• ‘That tells us about a time in the past when sheep were the mainstay of the economy.’
      • ‘One of the fascinations of stamps is that they broadly reflect the history of their times.’
      • ‘Yeltsin's reign was a time for casting your net wide and seeing how much you could catch.’
    5. 2.5The conditions of life during a particular period.
      ‘times have changed’
      • ‘Daniel said that the centre had given him support and stability through hard times.’
      • ‘It is not an environment which encourages dressing room unity when times are hard.’
      • ‘Mata Gujri was an inspiring force during one of the most difficult times in Sikh history.’
      • ‘He had said before how he thought that he would have been good ruling in troubled times.’
      • ‘We are not, as people would have you believe, living in historic times in this country.’
      • ‘In my book, McCoy was banned because the stewards did not want to be seen to be doing nothing in the midst of these troubled times.’
      • ‘This book is an amazing testimony to the power of the intellect and of steadfast faith in very troubled times.’
      • ‘A lot of men and women left this country when times were hard and prospered in foreign lands.’
      • ‘I have another two months of steady work too, which is the sort of news one likes to hear in these troubled times.’
      • ‘I don't, for a moment, pretend that times are not tough and may well get tougher.’
      • ‘I don't deny that we all live in troubled times, whatever minority we come from.’
      • ‘In different times and conditions, we might call upon experts to help us, and not just with the bowling.’
      • ‘He hadn't been dealt life's best hand it has to be said, and he knew more downs than ups in troubled times.’
      • ‘These are troubled times for Agassi on the court as well as off it.’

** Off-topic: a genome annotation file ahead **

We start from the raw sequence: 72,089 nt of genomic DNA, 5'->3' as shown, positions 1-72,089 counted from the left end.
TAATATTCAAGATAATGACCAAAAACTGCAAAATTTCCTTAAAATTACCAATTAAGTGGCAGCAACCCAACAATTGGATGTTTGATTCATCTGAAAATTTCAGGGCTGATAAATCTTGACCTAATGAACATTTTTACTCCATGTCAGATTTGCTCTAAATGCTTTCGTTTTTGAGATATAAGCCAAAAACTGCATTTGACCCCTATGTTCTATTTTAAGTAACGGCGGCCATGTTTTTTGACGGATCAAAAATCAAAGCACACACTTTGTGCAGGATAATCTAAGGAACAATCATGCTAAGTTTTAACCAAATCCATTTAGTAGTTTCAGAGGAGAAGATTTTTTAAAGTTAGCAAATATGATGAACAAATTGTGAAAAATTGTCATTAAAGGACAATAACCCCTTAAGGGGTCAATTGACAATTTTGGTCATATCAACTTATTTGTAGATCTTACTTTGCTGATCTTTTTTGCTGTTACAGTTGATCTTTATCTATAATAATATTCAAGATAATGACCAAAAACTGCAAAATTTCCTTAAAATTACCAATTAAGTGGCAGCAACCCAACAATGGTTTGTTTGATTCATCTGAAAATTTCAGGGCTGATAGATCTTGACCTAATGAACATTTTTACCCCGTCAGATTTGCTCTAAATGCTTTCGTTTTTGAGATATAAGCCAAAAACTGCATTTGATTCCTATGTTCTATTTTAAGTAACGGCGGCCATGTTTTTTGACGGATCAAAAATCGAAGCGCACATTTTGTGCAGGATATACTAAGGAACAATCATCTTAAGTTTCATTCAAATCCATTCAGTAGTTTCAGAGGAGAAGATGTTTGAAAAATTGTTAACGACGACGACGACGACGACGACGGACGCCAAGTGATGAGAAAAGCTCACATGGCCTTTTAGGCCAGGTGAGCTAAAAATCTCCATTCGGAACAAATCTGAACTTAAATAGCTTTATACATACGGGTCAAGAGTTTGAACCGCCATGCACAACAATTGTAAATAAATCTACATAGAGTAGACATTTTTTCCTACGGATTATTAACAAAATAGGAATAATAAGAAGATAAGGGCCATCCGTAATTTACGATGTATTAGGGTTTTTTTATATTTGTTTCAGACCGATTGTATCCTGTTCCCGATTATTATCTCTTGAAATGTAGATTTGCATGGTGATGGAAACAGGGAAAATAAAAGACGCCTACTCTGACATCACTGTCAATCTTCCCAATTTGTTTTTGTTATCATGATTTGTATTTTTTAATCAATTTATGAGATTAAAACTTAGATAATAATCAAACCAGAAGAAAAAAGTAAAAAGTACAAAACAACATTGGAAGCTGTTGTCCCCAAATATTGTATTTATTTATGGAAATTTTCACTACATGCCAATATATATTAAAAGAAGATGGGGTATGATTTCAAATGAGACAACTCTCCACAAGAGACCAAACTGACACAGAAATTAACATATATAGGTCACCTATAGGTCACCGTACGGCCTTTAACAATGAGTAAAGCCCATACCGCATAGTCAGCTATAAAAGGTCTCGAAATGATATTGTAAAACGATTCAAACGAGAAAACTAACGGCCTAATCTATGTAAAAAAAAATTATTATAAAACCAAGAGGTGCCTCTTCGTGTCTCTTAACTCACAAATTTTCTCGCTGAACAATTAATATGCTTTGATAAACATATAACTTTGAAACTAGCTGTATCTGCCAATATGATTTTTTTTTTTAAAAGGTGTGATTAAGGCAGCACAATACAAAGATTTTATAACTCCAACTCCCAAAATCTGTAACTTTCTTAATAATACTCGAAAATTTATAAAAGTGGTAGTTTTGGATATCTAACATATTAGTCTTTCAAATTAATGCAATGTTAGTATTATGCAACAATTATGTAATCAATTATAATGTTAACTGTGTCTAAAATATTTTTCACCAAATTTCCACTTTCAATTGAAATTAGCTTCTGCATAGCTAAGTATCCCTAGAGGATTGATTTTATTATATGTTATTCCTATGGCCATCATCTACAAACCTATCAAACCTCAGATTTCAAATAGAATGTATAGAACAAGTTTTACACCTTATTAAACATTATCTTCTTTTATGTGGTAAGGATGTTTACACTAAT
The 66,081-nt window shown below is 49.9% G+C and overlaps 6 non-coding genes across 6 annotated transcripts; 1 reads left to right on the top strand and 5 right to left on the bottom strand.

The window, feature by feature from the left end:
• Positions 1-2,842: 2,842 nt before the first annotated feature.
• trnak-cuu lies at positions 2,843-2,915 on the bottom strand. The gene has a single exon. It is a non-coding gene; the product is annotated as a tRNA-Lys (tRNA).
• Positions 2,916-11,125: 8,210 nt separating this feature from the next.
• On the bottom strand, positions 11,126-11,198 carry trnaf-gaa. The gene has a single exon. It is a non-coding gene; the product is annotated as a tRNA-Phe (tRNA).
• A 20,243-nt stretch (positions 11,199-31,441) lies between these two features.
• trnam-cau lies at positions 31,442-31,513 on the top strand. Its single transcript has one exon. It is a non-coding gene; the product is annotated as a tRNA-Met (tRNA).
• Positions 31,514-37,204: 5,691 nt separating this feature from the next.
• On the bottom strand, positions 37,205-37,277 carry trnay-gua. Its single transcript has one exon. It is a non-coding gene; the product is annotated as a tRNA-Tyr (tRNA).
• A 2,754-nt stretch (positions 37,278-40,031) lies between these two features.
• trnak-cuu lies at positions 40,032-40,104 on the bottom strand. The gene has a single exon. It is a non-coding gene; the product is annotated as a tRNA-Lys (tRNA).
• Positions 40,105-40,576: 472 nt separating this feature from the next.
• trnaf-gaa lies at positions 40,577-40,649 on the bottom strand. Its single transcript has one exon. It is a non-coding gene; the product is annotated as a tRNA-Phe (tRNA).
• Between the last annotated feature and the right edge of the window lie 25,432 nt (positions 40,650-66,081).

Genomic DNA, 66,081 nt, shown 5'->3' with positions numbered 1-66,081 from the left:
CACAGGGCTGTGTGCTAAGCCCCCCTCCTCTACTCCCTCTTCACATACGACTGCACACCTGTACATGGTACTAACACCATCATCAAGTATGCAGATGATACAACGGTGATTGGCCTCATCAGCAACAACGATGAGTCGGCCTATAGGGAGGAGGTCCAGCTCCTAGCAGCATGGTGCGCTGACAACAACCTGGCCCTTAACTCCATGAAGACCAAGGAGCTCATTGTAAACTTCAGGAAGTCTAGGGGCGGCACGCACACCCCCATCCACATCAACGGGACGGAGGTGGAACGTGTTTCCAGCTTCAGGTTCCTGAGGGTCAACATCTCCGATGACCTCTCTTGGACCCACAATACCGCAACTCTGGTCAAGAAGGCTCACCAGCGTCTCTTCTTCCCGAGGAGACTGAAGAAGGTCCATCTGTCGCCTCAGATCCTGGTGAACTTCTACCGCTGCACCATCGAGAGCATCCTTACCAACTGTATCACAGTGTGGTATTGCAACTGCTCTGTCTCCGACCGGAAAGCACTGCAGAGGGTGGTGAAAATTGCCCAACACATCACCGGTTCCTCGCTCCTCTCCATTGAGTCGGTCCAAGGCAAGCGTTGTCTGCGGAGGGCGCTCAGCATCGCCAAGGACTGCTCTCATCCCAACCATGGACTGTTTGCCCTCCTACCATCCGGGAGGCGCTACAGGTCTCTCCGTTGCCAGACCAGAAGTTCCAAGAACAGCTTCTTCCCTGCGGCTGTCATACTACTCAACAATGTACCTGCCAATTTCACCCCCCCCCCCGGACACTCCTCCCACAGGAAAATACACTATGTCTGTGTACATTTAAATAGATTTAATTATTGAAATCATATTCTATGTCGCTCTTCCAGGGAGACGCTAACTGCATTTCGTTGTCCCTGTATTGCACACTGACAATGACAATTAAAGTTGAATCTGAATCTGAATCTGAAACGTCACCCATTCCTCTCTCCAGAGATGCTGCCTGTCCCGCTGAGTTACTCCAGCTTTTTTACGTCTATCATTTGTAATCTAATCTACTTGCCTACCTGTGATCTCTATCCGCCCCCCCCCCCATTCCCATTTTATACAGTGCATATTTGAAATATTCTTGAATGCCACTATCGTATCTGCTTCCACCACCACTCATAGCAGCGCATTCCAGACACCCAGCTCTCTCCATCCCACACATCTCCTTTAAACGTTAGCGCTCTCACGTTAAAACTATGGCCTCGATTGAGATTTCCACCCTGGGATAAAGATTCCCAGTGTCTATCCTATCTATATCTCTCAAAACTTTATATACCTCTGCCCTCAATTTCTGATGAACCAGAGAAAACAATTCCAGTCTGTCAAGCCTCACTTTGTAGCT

• ‘The story is a poignant narrative of the troubled times we live in when communal riots tear the couple apart.’
      • ‘Chris decided to change careers because changing market conditions meant bleak times for many producers.’
      • ‘I know, it sounds silly to say that you go through hard times with someone you've never met, but we did.’
      • ‘I think in these troubled times, it takes the world's artists to express what is on all our minds.’
      • ‘She was a good parishioner and the best of mothers, who raised a family in hard times and was never heard to grumble.’
      • ‘The Benevolent Fund helps former players who have hit on hard times.’
    6. 2.6Used in names of newspapers.
      ‘the Oxford Times’
      • ‘He told a Times journalist that he intended to improve living standards for the poor, and that the bourgeoisie had some nasty surprises in store.’
      • ‘The realistic front-runner is Keller, currently a Times op-ed columnist writer and Sunday magazine writer.’
      • ‘Because The Times separates news and editorial operations, he has no involvement in the editorial pages of the newspaper.’
      • ‘For there are a number of more subtle biases to be perceived by readers of newspapers like The Times - and other media as well.’
      • ‘At the very least, a Times reporter should reinvestigate both the Russian and Iraqi ends of this story.’
      • ‘Editorial insertions of stereotypes and fabrications into a Times reporter's copy extended at least into the 1980s.’
      • ‘Even on professional assignment, it just didn't look right for a Times journalist to be seen rummaging about in bin-bags.’